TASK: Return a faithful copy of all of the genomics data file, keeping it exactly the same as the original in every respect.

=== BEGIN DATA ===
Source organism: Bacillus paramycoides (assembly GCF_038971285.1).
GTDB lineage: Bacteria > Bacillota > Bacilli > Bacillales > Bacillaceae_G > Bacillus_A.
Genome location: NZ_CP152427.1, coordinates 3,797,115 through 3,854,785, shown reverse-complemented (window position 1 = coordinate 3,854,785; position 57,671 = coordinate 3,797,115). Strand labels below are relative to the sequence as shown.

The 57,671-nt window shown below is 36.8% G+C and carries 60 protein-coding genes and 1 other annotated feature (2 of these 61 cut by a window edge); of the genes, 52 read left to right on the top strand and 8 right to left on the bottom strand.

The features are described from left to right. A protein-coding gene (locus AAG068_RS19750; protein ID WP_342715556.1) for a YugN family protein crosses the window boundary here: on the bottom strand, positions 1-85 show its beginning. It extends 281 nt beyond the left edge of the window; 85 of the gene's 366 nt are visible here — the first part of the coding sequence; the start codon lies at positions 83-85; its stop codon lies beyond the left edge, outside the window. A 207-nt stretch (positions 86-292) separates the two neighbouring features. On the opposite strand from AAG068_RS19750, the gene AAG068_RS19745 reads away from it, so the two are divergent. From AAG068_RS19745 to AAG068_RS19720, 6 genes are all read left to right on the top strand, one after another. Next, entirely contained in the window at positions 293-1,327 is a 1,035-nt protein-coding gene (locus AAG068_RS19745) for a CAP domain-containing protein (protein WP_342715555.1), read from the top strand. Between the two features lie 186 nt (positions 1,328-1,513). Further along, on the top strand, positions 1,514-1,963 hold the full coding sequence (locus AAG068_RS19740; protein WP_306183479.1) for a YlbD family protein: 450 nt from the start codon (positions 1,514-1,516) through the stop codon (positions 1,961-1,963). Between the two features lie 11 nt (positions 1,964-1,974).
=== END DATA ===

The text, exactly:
Source organism: Bacillus paramycoides (assembly GCF_038971285.1).
GTDB lineage: Bacteria > Bacillota > Bacilli > Bacillales > Bacillaceae_G > Bacillus_A.
Genome location: NZ_CP152427.1, coordinates 3,797,115 through 3,854,785, shown reverse-complemented (window position 1 = coordinate 3,854,785; position 57,671 = coordinate 3,797,115). Strand labels below are relative to the sequence as shown.

The 57,671-nt window shown below is 36.8% G+C and carries 60 protein-coding genes and 1 other annotated feature (2 of these 61 cut by a window edge); of the genes, 52 read left to right on the top strand and 8 right to left on the bottom strand.

The features are described from left to right. A protein-coding gene (locus AAG068_RS19750; protein ID WP_342715556.1) for a YugN family protein crosses the window boundary here: on the bottom strand, positions 1-85 show its beginning. It extends 281 nt beyond the left edge of the window; 85 of the gene's 366 nt are visible here — the first part of the coding sequence; the start codon lies at positions 83-85; its stop codon lies beyond the left edge, outside the window. A 207-nt stretch (positions 86-292) separates the two neighbouring features. On the opposite strand from AAG068_RS19750, the gene AAG068_RS19745 reads away from it, so the two are divergent. From AAG068_RS19745 to AAG068_RS19720, 6 genes are all read left to right on the top strand, one after another. Next, entirely contained in the window at positions 293-1,327 is a 1,035-nt protein-coding gene (locus AAG068_RS19745) for a CAP domain-containing protein (protein WP_342715555.1), read from the top strand. Between the two features lie 186 nt (positions 1,328-1,513). Further along, on the top strand, positions 1,514-1,963 hold the full coding sequence (locus AAG068_RS19740; protein WP_306183479.1) for a YlbD family protein: 450 nt from the start codon (positions 1,514-1,516) through the stop codon (positions 1,961-1,963). Between the two features lie 11 nt (positions 1,964-1,974).